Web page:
Lawrence Power, Britain’s acknowledged greatest living performer on the viola, turns his attention to an incalculably important body of work for the instrument: a complete survey of Hindemith’s music for viola. Hindemith himself was an internationally renowned violist and gave the premiere of Walton’s Viola Concerto, writing more solo repertoire for the viola than for any other instrument. Hindemith is a genuinely undervalued composer, with a popular impression of his music as uncompromisingly gritty which will be proved by this series to be entirely undeserved.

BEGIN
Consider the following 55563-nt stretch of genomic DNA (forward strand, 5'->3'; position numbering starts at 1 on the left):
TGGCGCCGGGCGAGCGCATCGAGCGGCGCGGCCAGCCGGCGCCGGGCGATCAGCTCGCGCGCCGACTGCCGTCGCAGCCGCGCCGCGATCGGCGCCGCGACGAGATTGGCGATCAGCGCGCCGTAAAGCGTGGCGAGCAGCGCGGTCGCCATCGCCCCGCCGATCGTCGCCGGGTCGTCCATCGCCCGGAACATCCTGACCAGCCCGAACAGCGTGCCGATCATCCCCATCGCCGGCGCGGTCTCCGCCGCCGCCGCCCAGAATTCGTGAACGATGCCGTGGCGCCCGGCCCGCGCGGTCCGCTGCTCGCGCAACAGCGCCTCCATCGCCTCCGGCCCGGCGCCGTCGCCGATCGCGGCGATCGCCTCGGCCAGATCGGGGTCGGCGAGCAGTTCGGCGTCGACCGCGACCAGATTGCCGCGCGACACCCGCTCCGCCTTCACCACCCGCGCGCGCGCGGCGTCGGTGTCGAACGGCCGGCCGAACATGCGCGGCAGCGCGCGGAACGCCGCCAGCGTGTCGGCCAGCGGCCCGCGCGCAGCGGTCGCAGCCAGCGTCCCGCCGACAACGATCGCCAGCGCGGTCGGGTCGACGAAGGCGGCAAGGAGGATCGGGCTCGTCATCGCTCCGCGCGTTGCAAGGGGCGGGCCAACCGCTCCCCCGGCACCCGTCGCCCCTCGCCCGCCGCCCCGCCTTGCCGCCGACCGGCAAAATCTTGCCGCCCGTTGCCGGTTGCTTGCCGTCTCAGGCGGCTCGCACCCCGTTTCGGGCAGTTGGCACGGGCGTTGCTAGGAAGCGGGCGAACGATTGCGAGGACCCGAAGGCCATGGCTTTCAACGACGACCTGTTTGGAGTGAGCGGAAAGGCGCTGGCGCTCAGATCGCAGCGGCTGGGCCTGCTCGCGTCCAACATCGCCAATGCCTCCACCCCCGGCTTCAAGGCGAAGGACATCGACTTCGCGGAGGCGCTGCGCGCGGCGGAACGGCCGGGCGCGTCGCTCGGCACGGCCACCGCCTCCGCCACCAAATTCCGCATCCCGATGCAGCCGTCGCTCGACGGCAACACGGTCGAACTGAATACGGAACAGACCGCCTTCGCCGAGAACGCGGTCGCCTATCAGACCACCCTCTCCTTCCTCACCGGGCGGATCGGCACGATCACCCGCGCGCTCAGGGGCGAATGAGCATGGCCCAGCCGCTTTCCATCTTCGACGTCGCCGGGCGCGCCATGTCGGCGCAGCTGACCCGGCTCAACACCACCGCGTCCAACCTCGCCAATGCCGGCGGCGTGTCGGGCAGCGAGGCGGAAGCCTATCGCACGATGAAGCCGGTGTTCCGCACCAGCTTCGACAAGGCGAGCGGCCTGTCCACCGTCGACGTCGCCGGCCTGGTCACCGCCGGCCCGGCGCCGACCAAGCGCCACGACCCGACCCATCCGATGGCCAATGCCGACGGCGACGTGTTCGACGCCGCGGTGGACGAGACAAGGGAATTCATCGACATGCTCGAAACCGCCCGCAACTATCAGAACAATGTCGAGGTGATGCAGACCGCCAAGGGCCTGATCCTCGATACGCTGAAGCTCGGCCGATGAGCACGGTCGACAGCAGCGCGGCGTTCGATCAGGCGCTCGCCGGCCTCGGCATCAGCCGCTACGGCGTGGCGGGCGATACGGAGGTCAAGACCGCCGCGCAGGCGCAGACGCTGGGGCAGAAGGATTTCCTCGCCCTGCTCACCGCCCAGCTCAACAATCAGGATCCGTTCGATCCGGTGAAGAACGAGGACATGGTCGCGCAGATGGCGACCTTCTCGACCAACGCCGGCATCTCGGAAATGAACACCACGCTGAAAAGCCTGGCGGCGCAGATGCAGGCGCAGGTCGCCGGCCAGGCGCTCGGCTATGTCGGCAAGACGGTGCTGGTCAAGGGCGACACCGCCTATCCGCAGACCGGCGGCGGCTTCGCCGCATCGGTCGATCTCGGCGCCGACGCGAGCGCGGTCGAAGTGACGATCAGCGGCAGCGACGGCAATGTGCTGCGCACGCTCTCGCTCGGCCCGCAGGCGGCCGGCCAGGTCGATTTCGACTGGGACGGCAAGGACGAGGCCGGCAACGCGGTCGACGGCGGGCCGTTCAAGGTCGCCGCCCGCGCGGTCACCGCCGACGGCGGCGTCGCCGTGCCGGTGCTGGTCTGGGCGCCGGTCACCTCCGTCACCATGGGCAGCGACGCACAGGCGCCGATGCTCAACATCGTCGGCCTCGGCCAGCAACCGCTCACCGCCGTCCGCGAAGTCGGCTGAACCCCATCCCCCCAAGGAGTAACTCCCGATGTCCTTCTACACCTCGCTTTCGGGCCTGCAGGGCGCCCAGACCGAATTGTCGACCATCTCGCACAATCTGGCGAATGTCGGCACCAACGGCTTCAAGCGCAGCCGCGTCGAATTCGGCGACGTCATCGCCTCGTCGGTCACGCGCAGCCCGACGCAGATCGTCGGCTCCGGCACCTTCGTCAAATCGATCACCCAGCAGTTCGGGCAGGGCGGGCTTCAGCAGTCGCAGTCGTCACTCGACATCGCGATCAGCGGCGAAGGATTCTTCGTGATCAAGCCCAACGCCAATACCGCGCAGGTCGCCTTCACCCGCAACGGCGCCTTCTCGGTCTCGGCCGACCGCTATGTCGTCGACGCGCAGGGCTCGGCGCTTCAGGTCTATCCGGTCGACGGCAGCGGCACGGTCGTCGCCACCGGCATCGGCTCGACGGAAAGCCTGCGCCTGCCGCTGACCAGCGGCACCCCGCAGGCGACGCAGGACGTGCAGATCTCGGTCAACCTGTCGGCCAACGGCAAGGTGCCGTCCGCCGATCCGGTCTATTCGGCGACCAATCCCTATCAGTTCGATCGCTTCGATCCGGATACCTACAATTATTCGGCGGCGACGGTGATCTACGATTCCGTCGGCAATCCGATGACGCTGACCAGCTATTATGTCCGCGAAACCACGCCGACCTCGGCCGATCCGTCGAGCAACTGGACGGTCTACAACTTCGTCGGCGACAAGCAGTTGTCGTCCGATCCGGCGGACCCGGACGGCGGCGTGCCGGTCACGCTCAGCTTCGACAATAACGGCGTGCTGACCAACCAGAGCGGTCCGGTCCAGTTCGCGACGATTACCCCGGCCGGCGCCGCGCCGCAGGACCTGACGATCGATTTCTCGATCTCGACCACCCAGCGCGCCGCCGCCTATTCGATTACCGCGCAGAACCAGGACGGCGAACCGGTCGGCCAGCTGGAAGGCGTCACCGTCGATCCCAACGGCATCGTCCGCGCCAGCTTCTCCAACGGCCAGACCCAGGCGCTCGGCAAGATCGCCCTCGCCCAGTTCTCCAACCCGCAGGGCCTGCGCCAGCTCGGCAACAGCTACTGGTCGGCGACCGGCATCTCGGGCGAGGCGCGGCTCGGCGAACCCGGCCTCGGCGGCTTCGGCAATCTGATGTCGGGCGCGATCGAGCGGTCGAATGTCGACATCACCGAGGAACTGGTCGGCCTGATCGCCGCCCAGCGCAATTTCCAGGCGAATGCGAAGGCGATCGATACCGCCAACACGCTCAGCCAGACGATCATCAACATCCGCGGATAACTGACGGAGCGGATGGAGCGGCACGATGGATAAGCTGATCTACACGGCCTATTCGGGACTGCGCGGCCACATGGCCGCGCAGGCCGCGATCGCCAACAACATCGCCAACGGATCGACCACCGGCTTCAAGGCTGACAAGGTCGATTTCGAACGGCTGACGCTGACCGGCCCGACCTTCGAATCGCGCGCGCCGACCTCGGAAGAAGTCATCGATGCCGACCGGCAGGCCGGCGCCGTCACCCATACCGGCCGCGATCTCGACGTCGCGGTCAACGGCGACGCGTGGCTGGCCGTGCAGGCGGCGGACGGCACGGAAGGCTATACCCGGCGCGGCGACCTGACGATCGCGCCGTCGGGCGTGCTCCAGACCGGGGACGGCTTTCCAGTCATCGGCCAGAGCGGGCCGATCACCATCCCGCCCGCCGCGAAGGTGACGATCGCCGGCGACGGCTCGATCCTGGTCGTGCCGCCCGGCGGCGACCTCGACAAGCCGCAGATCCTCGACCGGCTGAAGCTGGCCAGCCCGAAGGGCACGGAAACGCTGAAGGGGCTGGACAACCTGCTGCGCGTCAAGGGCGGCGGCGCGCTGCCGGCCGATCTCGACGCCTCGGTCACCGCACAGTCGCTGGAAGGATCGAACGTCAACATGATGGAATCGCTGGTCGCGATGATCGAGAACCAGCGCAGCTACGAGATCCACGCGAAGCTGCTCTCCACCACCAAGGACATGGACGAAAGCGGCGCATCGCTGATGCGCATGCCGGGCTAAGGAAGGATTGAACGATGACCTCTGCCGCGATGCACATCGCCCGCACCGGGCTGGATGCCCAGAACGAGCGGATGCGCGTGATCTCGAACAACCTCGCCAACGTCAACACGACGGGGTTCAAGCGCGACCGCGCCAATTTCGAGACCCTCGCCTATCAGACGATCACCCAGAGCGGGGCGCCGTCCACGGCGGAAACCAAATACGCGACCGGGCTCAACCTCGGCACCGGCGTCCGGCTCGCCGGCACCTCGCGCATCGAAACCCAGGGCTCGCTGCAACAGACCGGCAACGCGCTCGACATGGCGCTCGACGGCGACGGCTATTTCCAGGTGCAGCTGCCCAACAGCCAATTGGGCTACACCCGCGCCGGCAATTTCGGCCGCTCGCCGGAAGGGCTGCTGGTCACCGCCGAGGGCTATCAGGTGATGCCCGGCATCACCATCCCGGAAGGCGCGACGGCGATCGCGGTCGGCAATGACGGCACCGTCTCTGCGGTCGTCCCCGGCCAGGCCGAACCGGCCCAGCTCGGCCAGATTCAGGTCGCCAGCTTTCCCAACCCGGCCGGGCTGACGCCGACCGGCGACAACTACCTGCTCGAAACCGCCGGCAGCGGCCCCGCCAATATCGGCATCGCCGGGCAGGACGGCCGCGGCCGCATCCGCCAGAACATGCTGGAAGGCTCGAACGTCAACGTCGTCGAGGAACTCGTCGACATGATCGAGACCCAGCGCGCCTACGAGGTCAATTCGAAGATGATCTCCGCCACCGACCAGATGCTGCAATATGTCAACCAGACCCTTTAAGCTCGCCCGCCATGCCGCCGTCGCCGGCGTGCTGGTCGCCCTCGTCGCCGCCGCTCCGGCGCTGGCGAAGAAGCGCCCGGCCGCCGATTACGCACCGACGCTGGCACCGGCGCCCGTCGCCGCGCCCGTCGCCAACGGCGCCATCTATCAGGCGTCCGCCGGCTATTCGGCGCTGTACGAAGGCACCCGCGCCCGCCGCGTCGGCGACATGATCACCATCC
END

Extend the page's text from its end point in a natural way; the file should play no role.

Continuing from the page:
The Viola Sonata in F major Op 11 No 4 is a graceful and charming work that may surprise those who are only aware of Hindemith’s place in the European avant-garde. The stunningly melodic opening of the first movement and the lullaby-like tune which features in the Finale comprise some of the most romantic music the composer ever wrote. The Sonata Op 25 No 4, written only three years later, shows the development of Hindemith’s style in the intervening period: an altogether tauter construction, in the leaner, rhythmically highly directed idiom that had rapidly evolved in those years. The piano plays an unusually prominent role. The Meditation for viola and piano of 1938 is a transcription of a peaceful movement from his ballet of the same year about St Francis of Assisi, Nobilissima visiona, depicting the saint at prayer: it will be familiar to concert-goers as the opening portion of the orchestral suite that Hindemith also fashioned from the ballet. The music is a kind of distillation of his mature idiom, gravely flowing and serene.